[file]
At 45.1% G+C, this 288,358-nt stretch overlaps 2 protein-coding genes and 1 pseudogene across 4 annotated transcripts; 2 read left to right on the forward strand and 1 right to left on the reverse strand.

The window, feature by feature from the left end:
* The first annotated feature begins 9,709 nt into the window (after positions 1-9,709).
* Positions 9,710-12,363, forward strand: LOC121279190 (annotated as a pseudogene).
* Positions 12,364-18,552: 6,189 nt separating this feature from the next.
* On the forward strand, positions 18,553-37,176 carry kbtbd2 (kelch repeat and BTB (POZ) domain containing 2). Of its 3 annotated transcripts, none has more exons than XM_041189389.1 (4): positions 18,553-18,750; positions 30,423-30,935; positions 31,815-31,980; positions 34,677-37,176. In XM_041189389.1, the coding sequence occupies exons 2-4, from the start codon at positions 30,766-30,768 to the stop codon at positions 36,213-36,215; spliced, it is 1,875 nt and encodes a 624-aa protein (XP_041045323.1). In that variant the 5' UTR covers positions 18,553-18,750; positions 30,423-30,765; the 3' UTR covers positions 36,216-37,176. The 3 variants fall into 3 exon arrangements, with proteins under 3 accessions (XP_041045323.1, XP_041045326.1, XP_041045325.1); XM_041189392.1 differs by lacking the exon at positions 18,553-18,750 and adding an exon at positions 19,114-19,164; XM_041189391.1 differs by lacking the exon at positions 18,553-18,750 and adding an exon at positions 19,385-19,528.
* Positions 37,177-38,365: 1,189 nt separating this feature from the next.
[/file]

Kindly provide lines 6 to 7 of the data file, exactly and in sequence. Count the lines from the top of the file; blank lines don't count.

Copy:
* On the forward strand, positions 18,553-37,176 carry kbtbd2 (kelch repeat and BTB (POZ) domain containing 2). Of its 3 annotated transcripts, none has more exons than XM_041189389.1 (4): positions 18,553-18,750; positions 30,423-30,935; positions 31,815-31,980; positions 34,677-37,176. In XM_041189389.1, the coding sequence occupies exons 2-4, from the start codon at positions 30,766-30,768 to the stop codon at positions 36,213-36,215; spliced, it is 1,875 nt and encodes a 624-aa protein (XP_041045323.1). In that variant the 5' UTR covers positions 18,553-18,750; positions 30,423-30,765; the 3' UTR covers positions 36,216-37,176. The 3 variants fall into 3 exon arrangements, with proteins under 3 accessions (XP_041045323.1, XP_041045326.1, XP_041045325.1); XM_041189392.1 differs by lacking the exon at positions 18,553-18,750 and adding an exon at positions 19,114-19,164; XM_041189391.1 differs by lacking the exon at positions 18,553-18,750 and adding an exon at positions 19,385-19,528.
* Positions 37,177-38,365: 1,189 nt separating this feature from the next.